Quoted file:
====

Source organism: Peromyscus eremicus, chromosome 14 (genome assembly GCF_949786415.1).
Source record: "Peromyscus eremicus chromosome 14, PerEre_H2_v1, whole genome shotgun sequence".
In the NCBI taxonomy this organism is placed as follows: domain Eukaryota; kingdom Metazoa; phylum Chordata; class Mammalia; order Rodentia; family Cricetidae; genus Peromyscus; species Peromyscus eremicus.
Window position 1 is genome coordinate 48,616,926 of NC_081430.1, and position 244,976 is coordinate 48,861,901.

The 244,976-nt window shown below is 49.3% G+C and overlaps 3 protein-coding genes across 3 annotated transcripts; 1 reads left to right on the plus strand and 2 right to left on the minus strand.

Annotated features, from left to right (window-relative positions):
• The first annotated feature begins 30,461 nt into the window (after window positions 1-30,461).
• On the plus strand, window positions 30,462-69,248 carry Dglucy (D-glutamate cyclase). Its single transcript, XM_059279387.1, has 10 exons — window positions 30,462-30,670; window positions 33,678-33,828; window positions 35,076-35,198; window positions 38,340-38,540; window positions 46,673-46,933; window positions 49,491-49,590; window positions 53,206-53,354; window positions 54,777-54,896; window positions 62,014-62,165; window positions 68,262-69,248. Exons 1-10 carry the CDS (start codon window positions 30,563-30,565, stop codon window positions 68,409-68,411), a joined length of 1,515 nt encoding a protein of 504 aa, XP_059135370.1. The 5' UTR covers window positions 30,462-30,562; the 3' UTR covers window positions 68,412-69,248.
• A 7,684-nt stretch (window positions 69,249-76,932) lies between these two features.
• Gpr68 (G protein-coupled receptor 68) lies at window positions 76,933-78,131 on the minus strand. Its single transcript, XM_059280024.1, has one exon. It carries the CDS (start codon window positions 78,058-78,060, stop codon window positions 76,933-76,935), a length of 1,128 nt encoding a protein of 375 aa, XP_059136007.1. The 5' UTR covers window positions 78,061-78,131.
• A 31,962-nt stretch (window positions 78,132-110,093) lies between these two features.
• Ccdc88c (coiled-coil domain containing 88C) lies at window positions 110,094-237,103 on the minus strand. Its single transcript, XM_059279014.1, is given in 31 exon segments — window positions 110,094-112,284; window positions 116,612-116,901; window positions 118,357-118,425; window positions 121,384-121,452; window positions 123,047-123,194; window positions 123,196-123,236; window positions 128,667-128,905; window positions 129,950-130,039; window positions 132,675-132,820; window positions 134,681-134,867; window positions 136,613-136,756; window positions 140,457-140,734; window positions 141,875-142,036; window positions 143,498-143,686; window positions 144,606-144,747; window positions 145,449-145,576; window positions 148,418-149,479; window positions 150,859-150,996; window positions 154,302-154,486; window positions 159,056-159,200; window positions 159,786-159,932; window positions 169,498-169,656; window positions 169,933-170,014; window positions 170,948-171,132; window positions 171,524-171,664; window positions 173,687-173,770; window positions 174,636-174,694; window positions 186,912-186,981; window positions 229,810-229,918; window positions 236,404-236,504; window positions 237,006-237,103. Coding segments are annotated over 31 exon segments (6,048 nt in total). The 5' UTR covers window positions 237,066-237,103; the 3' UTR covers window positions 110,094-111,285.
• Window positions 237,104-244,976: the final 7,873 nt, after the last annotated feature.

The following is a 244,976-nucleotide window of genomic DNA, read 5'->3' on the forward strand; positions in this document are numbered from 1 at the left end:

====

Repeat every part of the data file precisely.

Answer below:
Source organism: Peromyscus eremicus, chromosome 14 (genome assembly GCF_949786415.1).
Source record: "Peromyscus eremicus chromosome 14, PerEre_H2_v1, whole genome shotgun sequence".
In the NCBI taxonomy this organism is placed as follows: domain Eukaryota; kingdom Metazoa; phylum Chordata; class Mammalia; order Rodentia; family Cricetidae; genus Peromyscus; species Peromyscus eremicus.
Window position 1 is genome coordinate 48,616,926 of NC_081430.1, and position 244,976 is coordinate 48,861,901.

The 244,976-nt window shown below is 49.3% G+C and overlaps 3 protein-coding genes across 3 annotated transcripts; 1 reads left to right on the plus strand and 2 right to left on the minus strand.

Annotated features, from left to right (window-relative positions):
• The first annotated feature begins 30,461 nt into the window (after window positions 1-30,461).
• On the plus strand, window positions 30,462-69,248 carry Dglucy (D-glutamate cyclase). Its single transcript, XM_059279387.1, has 10 exons — window positions 30,462-30,670; window positions 33,678-33,828; window positions 35,076-35,198; window positions 38,340-38,540; window positions 46,673-46,933; window positions 49,491-49,590; window positions 53,206-53,354; window positions 54,777-54,896; window positions 62,014-62,165; window positions 68,262-69,248. Exons 1-10 carry the CDS (start codon window positions 30,563-30,565, stop codon window positions 68,409-68,411), a joined length of 1,515 nt encoding a protein of 504 aa, XP_059135370.1. The 5' UTR covers window positions 30,462-30,562; the 3' UTR covers window positions 68,412-69,248.
• A 7,684-nt stretch (window positions 69,249-76,932) lies between these two features.
• Gpr68 (G protein-coupled receptor 68) lies at window positions 76,933-78,131 on the minus strand. Its single transcript, XM_059280024.1, has one exon. It carries the CDS (start codon window positions 78,058-78,060, stop codon window positions 76,933-76,935), a length of 1,128 nt encoding a protein of 375 aa, XP_059136007.1. The 5' UTR covers window positions 78,061-78,131.
• A 31,962-nt stretch (window positions 78,132-110,093) lies between these two features.
• Ccdc88c (coiled-coil domain containing 88C) lies at window positions 110,094-237,103 on the minus strand. Its single transcript, XM_059279014.1, is given in 31 exon segments — window positions 110,094-112,284; window positions 116,612-116,901; window positions 118,357-118,425; window positions 121,384-121,452; window positions 123,047-123,194; window positions 123,196-123,236; window positions 128,667-128,905; window positions 129,950-130,039; window positions 132,675-132,820; window positions 134,681-134,867; window positions 136,613-136,756; window positions 140,457-140,734; window positions 141,875-142,036; window positions 143,498-143,686; window positions 144,606-144,747; window positions 145,449-145,576; window positions 148,418-149,479; window positions 150,859-150,996; window positions 154,302-154,486; window positions 159,056-159,200; window positions 159,786-159,932; window positions 169,498-169,656; window positions 169,933-170,014; window positions 170,948-171,132; window positions 171,524-171,664; window positions 173,687-173,770; window positions 174,636-174,694; window positions 186,912-186,981; window positions 229,810-229,918; window positions 236,404-236,504; window positions 237,006-237,103. Coding segments are annotated over 31 exon segments (6,048 nt in total). The 5' UTR covers window positions 237,066-237,103; the 3' UTR covers window positions 110,094-111,285.
• Window positions 237,104-244,976: the final 7,873 nt, after the last annotated feature.

The following is a 244,976-nucleotide window of genomic DNA, read 5'->3' on the forward strand; positions in this document are numbered from 1 at the left end: